Photographing High School Sports

Well as you can all tell, by the few and far between nature of my posts lately, that I have been busy.

Mostly I’ve been busy following L to her volleyball matches and taking lots of pictures there. But I’ve also tried to shoot a couple of football games and a tennis match or two.

Photographer Jim Bryant has been helpful, giving me tips on how to improve my sports shots. He does some awesome work, if  you happen to be in the Port Orchard, Washington area look him up! JimBryantPhotography.Com

Thanks for the help Jim! One day I will catch up to you.

Oh, and if you are all wondering what his latest advice is and why my photos don’t look anywhere near as good as his…

It seems I have done all I can do with the equipment on hand. Now I really need to save up for a faster lens. Well that and practice for about 30 more years! and a flash wouldn’t hurt either. 🙂

Here’s a few of my favorite recent sports shots.

Anyone else been shooting high school sports lately?











For some great tips on shooting high school sports see Jim’s post at Digital Photography School!

Secrets To Capturing Nighttime Football at DPS by Jim Bryant


4 thoughts on “Photographing High School Sports”

  1. I apologize for butting in but I think you’re being a little too hard on yourself. Sports photography is probably the most difficult and expensive profession to get involved in. I shot high school and college sports back in the mid 70’s using a Canon F1-N and 70-210 zoom. Expensive for the time but not compared to today’s costs.

    At the high school level there are some less expensive techniques and equipment that can be used with great results. You don’t have to buy a new Canon 7D and 500mm f/2.8 lens to get some very nice shots.

    Rule #1 & #2 for any good sports or wildlife shot are “check your background” and “use the right aperture”. If at all possible, position yourself to capture the action against a clutter free background or if that’s not possible, so the background is a significant distance away from your subject. Use the widest possible aperture (f/4 or 5.6) to achieve a shallow depth of field and throw the background out of focus.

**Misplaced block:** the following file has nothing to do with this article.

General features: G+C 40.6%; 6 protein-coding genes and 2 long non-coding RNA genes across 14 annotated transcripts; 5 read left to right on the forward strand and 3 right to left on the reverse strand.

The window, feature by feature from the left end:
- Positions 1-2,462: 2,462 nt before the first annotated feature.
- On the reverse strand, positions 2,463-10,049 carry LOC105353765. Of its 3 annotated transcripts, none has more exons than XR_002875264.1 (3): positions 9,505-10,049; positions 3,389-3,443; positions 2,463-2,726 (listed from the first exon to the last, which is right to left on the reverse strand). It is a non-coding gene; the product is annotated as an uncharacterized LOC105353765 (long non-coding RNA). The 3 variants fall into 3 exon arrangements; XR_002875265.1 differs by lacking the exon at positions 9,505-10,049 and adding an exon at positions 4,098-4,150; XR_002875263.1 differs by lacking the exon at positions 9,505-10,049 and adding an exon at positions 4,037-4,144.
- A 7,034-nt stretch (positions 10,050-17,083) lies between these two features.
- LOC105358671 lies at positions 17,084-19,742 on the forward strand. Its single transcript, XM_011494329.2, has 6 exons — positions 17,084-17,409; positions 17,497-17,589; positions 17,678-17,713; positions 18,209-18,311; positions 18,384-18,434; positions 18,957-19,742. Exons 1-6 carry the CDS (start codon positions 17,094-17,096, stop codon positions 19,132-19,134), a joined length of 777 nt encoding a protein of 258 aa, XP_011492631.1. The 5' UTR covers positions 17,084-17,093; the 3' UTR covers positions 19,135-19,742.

Rule #1a is to CHEAT. Use a Photoshop plugin like Alien Skin’s Bokeh to blur the background during post capture processing. It makes images from an f/4 lens look like they were shot at f/2.

    Rule #3 for low light indoor sports arenas is to bump up your speed to ISO 400 or 800 so that your shutter speed is high enough to freeze the action. Don’t go too high with Canon’s less expensive DSLRs or you’ll see noise start to creep in your images.

    Rule #4 is to crop your images TIGHT for more impact. Several of your shots above are very nice and all they need is a tighter crop to add some impact. Try cropping in Photoshop Elements with a different aspect ratio (5×7, 8×10, 11×17) rather than use the camera’s default 2×3 ratio. Framing is also important and your subject doesn’t need to be in the middle of the frame.

    Rule #5 is to show motion by setting a lower shutter speed and panning with the action. This works especially well in football and basketball where the motion is generally linear. This has the affect of blurring the background even further and really adds impact to your shots. All it takes is a little practice to master.

  2. Well, I’m kind of late to the party in responding to this post. I am new to WordPress and just did a search for high school sports, finding this post. Yes, I do shoot high school sports and love it. I shoot mostly for the local high school, especially volleyball so I was very interested in your shots. Most of your photos are quite good actually. The number one improvement I can see to improve your volleyball pictures are to shoot either the other side of the net or from the side to avoid the “back end” shot. You want to get the player’s face in the photo to capture the emotion as well as the action. Take a look at some of my photos over at They are far from perfect, but may give you some ideas.

  3. Thanks Rick! My days of shooting high school sports are pretty much done. My kids are both in college now and far too busy to worry about sports right now. But who knows, maybe I’ll head to a game once in a while just for fun. I checked out your site and you’ve got some awesome shots! Keep it up; I know the kids and parents appreciate all your hard work.

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